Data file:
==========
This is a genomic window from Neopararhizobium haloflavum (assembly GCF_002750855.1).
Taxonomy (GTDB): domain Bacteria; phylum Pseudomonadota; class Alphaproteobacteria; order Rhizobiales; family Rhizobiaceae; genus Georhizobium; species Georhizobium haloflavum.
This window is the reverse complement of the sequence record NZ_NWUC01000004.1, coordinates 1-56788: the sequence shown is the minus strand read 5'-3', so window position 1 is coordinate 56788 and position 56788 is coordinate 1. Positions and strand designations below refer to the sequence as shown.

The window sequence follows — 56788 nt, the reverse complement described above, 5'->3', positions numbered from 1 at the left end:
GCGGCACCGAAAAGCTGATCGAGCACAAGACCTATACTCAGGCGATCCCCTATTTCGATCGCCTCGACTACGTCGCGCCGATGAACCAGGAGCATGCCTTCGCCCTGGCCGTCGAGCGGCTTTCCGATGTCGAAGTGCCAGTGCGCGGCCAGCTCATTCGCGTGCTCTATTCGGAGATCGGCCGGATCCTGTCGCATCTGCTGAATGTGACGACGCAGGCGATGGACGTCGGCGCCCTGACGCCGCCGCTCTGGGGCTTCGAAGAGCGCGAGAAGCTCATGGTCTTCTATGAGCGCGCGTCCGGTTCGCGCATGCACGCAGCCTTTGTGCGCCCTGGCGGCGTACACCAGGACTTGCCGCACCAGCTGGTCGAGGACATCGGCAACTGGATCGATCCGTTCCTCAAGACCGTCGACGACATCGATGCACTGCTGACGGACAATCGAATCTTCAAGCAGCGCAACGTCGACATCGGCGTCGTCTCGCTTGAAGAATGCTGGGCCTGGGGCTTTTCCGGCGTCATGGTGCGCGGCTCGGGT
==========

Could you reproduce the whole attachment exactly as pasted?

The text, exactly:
This is a genomic window from Neopararhizobium haloflavum (assembly GCF_002750855.1).
Taxonomy (GTDB): domain Bacteria; phylum Pseudomonadota; class Alphaproteobacteria; order Rhizobiales; family Rhizobiaceae; genus Georhizobium; species Georhizobium haloflavum.
This window is the reverse complement of the sequence record NZ_NWUC01000004.1, coordinates 1-56788: the sequence shown is the minus strand read 5'-3', so window position 1 is coordinate 56788 and position 56788 is coordinate 1. Positions and strand designations below refer to the sequence as shown.

The window sequence follows — 56788 nt, the reverse complement described above, 5'->3', positions numbered from 1 at the left end:
GCGGCACCGAAAAGCTGATCGAGCACAAGACCTATACTCAGGCGATCCCCTATTTCGATCGCCTCGACTACGTCGCGCCGATGAACCAGGAGCATGCCTTCGCCCTGGCCGTCGAGCGGCTTTCCGATGTCGAAGTGCCAGTGCGCGGCCAGCTCATTCGCGTGCTCTATTCGGAGATCGGCCGGATCCTGTCGCATCTGCTGAATGTGACGACGCAGGCGATGGACGTCGGCGCCCTGACGCCGCCGCTCTGGGGCTTCGAAGAGCGCGAGAAGCTCATGGTCTTCTATGAGCGCGCGTCCGGTTCGCGCATGCACGCAGCCTTTGTGCGCCCTGGCGGCGTACACCAGGACTTGCCGCACCAGCTGGTCGAGGACATCGGCAACTGGATCGATCCGTTCCTCAAGACCGTCGACGACATCGATGCACTGCTGACGGACAATCGAATCTTCAAGCAGCGCAACGTCGACATCGGCGTCGTCTCGCTTGAAGAATGCTGGGCCTGGGGCTTTTCCGGCGTCATGGTGCGCGGCTCGGGT